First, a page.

News & Politics

February 2006: Ceviche

Ceviche is Silver Spring's hottest new restaurant.

That Ceviche is Silver Spring's hottest new address is no surprise. It's owned by scenemaker Mauricio Fraga-Rosenfeld, the force behind young, trendy spots like Mate, Chi-Cha Lounge, Gazuza, and Gua-Rapo. What's unexpected is its multiethnic, over-30 crowd and the food, which seems to be the point of the place. It seems Fraga-Rosenfeld has finally created a restaurant for grownups. That it is surrounded by mega-chains such as Red Lobster makes it all the more endearing.

To be sure, there's plenty of mood–a modern, red-walled dining room bathed in candlelight–and fun, too, courtesy of snappy Latin cocktails like the Brazilian Caipirinha and the Amor Prohibido, a house potion of passion fruit and tequila spiked with serrano peppers–cool yet fiery.

The namesake dish can be had in six variations, including a bland Honduran version and a too-spicy Peruvian rendition. Best by far is the classic: All four key flavors are perfectly balanced, and the fish and seafood–choices vary–taste bright and clean. Also good are sardines grilled whole; the briny, fresh-from-the-sea flavor is worth all the bones.

Where the kitchen plays to good effect is with the oversize chicken-cilantro croqueta. A mix of shredded dark and white meat and capers, the filling is reminiscent of an empanada, but the deep-fried crust makes it an entirely different mouthful. A recent addition that's also wonderful is a corn fritter that tastes like souffléd corn with melted Gruyère at its center. Papas à la huancayna, the Peruvian-Bolivian potato delicacy, is deconstructed into parts: crunchy peanuts, fluffs of ricotta, roasted potatoes, and yellow-pepper sauce. It doesn't taste like the dish that inspired it, but it's arguably better. Another newcomer, chorizo with fried potatoes, woos with its olive-oil bath infused with garlic and bay leaf.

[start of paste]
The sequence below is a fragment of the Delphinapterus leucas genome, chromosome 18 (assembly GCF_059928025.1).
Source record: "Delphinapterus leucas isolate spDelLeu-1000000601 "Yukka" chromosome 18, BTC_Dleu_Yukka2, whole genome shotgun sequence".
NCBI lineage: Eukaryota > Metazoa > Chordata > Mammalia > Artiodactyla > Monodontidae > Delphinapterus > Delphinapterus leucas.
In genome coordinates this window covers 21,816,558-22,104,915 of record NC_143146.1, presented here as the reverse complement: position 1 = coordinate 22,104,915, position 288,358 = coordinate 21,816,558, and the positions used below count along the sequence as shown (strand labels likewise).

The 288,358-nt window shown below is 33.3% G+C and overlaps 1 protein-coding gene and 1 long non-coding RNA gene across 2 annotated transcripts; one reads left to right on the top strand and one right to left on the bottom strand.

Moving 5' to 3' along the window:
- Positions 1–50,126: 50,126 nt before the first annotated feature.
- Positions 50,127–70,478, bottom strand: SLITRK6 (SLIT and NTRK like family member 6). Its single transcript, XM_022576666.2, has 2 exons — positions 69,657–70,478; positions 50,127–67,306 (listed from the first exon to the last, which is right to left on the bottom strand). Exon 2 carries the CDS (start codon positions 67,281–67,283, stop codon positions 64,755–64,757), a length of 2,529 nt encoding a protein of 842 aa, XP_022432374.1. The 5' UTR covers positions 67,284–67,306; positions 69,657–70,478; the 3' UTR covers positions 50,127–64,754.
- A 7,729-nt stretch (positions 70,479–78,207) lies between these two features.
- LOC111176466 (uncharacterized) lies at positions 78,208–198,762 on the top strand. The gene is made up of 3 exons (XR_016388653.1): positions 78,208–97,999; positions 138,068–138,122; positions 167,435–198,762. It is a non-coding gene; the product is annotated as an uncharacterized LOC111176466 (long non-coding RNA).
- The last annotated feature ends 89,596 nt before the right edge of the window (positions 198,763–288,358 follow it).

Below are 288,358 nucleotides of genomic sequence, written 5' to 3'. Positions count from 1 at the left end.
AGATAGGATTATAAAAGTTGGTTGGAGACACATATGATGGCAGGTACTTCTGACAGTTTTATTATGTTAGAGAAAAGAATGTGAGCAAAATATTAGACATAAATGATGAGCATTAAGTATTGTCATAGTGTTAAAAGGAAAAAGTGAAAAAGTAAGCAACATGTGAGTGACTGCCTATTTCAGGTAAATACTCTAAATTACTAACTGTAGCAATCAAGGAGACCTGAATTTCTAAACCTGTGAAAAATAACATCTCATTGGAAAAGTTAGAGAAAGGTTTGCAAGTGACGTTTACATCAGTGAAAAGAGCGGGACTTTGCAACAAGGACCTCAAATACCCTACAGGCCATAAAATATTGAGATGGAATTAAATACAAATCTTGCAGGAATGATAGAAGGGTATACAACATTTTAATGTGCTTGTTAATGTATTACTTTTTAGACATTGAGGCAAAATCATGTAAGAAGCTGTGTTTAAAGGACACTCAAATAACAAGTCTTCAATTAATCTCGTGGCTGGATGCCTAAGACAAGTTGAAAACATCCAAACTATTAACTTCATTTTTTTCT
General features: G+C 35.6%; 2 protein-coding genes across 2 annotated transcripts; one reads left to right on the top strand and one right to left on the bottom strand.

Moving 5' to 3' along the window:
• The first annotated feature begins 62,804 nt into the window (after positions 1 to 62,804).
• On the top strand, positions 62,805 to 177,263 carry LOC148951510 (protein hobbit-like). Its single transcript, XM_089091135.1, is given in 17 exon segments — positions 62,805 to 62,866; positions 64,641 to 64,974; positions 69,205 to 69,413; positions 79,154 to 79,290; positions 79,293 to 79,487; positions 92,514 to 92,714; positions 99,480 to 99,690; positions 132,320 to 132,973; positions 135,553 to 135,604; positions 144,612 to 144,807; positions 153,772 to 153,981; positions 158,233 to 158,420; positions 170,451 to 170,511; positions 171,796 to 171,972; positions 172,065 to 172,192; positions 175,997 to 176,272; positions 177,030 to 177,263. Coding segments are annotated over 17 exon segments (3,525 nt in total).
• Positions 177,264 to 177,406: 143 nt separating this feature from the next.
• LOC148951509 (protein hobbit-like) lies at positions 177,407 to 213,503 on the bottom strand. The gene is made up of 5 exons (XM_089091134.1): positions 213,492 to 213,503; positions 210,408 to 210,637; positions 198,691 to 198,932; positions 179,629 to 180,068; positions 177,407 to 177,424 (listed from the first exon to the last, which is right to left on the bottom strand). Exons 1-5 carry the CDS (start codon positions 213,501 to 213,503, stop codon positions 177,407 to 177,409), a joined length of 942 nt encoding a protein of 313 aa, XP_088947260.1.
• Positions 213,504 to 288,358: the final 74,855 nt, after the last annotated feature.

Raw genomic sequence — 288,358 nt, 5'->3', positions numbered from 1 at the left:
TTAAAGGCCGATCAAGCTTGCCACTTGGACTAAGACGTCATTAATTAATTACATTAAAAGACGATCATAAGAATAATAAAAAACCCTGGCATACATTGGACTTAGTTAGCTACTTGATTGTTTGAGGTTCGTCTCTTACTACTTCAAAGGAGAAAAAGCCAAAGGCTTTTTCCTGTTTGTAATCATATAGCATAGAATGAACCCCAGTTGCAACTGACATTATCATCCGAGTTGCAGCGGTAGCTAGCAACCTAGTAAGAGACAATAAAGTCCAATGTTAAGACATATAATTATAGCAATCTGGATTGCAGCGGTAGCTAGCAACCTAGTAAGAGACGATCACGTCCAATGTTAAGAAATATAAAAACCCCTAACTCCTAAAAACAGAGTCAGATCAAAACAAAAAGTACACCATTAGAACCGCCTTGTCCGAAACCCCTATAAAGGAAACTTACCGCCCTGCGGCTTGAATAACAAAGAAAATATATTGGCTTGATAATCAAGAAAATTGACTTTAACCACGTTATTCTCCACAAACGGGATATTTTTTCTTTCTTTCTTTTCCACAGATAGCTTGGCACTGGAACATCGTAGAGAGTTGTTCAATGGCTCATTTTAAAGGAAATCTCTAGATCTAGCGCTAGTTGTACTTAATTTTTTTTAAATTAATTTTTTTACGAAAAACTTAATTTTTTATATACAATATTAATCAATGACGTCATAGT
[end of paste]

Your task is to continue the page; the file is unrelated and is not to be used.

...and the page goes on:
My two favorite dishes come straight from the roasting pan: a slab of roasted pork rib, savory browned fat and all, and crisp-skin chicken cured with beer and cumin. This last is a paen to Peruvian rotisserie chicken but has a life of its own. The skin, as crusty as if it had been fried, elevates a homey standby to star status.

For minimalists and fish lovers, whole rockfish grilled with olive oil and lemon is a fine fallback–it melts in the mouth. Except for the sautéed potatoes, sides are skippable, as is dessert. And there are some flops, like an odd dish of potato, fig, and eggplant, a recent special that wasn't special at all.

The most curious dish on the menu is an Ecuadorian potato soup. Though it traditionally can be made with cow's blood and hot chili peppers, Ceviche's version goes for comfort. The creamy porridge, garnished with soft-cooked egg and chopped avocado, is soothing, the sort of thing you might crave after a hard day. It may also be a Proustian madeleine for Fraga-Rosenfeld, who spent summers with his grandparents in Ecuador as a child and who, as he ages, may be feeling the tug of his past.

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